As health-care costs escalate, health-care planners must determine how the allocation of health-care dollars should be prioritized. One approach is to assess the cost of achieving a quality-adjusted year of life and then allocating the dollars in descending order, from least to most expensive, until all available money has been expended. Of course, calculating the cost per life-year is the real challenge because it is usually determined from mathematical decision models, which include many assumptions that may be subject to criticism.
Such is the case for the prostate cancer screening cost per life-year as determined by Benoit and Naslund. They suggest that the cost may be under $5,000, which would make it the most cost-effective medical intervention that money can buy! By comparison, screening for cervical cancer every 4 years is estimated to cost $17,000 for a quality-adjusted life-year, compared to almost $50,000 per life-year for breast cancer screening.
Detecting Insignificant Disease
In support of their argument, the authors conclude that insignificant prostate cancers are not increasingly detected by screening. Unfortunately, no known histologic feature of prostate cancer can predict the natural history of that tumor or the remaining life expectancy of any patient. Over the last 6 years of prostate-specific antigen (PSA) screening, almost one million additional cases have been detected. Based on an average annual mortality of 40,000, this would mean that either deaths from prostate cancer should almost be eliminated over the next 25 years or that a large number of nonlethal cases have been diagnosed. On what basis do the authors justify their statement that these men would have eventually required treatment?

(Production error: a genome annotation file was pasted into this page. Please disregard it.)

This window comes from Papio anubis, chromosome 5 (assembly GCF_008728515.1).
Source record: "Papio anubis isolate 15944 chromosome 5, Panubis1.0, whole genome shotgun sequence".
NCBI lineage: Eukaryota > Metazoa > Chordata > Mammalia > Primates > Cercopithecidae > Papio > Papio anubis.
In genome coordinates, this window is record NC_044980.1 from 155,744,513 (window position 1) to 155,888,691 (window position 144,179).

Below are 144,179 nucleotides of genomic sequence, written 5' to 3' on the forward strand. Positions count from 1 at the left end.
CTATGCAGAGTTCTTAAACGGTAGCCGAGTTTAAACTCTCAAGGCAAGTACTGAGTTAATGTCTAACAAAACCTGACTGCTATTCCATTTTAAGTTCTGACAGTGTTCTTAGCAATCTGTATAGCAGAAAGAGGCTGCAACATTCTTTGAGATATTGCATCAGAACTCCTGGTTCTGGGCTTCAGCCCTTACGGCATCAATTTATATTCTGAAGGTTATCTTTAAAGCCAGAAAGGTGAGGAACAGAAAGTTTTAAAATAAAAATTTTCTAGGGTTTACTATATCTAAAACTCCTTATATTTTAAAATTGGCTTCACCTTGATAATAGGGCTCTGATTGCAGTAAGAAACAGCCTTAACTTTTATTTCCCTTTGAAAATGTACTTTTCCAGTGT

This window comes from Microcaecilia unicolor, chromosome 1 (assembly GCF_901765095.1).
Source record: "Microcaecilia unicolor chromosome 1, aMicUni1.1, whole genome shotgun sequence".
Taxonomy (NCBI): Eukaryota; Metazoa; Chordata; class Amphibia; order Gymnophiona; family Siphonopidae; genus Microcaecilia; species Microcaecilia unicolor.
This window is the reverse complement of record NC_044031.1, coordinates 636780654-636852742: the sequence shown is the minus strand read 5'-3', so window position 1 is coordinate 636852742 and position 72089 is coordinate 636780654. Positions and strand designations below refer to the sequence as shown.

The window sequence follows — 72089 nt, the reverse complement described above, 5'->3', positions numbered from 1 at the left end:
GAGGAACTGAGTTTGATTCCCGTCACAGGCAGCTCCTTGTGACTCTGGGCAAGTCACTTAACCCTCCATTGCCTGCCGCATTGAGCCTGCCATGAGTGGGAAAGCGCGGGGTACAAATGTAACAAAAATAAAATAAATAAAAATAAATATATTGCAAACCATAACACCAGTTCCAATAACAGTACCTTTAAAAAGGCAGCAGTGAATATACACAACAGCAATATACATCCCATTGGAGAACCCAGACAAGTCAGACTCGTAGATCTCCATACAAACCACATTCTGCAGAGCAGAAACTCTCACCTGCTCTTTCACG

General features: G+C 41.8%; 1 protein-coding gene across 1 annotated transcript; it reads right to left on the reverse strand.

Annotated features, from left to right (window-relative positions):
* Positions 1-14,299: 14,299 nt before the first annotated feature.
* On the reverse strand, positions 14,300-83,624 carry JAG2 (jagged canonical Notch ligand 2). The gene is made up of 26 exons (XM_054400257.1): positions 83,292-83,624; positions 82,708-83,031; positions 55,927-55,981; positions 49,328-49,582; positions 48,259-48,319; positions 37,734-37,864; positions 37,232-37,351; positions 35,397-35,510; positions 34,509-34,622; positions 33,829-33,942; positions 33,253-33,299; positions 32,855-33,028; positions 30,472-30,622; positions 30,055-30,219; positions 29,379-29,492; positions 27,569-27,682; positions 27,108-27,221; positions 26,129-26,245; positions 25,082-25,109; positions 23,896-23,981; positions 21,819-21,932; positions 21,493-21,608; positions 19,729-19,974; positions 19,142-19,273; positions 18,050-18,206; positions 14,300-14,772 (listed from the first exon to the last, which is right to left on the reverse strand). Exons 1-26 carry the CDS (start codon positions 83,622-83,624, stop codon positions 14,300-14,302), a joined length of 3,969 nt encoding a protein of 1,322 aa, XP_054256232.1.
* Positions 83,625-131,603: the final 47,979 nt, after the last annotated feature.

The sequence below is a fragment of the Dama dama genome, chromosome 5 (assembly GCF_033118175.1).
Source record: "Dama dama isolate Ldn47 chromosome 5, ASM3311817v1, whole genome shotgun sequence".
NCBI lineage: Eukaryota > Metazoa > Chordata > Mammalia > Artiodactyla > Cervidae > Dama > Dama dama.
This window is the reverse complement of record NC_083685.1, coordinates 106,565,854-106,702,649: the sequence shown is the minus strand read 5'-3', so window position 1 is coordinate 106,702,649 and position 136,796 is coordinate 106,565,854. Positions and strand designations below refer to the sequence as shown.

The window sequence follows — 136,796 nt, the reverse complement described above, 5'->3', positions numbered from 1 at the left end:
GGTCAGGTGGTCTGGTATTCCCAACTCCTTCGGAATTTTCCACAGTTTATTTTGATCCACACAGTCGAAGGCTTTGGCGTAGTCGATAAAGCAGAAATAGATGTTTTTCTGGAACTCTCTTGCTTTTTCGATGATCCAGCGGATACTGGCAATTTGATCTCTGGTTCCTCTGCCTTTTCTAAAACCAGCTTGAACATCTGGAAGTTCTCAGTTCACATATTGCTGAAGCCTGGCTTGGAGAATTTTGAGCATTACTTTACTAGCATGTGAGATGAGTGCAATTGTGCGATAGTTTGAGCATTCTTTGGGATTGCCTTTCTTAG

The authors criticize previous estimates of screening costs because not all men will be screened, undergo follow-up tests, or even undergo treatment once a cancer is detected. Actually, these events increase the cost per quality-adjusted life year because some men who were at risk of dying will not be prevented from doing so.
Another argument offered in support of the cost-effectiveness of prostate cancer screening stems from a critique of previously published decision models and a reanalysis using new data. Unfortunately, these reanalyses overlook the fact that the Markov models are based on the mortality from conservative management. Lacking reliable data, however, the rate of progression was used to calculate mortality.
Uncertain Benefit from Screening
Subsequently, two meta-analyses were published that actually provide mortality data, and, based on these results, the anticipated benefit from screening is much reduced. Another problem is the principal assumption made by the authors in estimating the benefit of screeningthey assume that men with confined cancer benefit from screening even though 10% to 15% will still ultimately die of their disease. This fact, combined with the unlikelihood that no insignificant cancers will be detected, means that the probable number of years regained will be less than the number that would have been lost.
Finally, any cost analysis that fails to include time lost from work and lost productivity is not truly estimating the total cost impact for society. Granted that such costs are difficult to ascertain, nevertheless, without them, any comparison with other health-care endeavors is simply unreliable.
In summary, as the authors acknowledge, screening for prostate cancer will be a costly endeavorsubstantially more than what they estimated. Until the cost can be more accurately determined, however, allocating health-care dollars to an endeavor that seems to provide uncertain benefit is imprudent.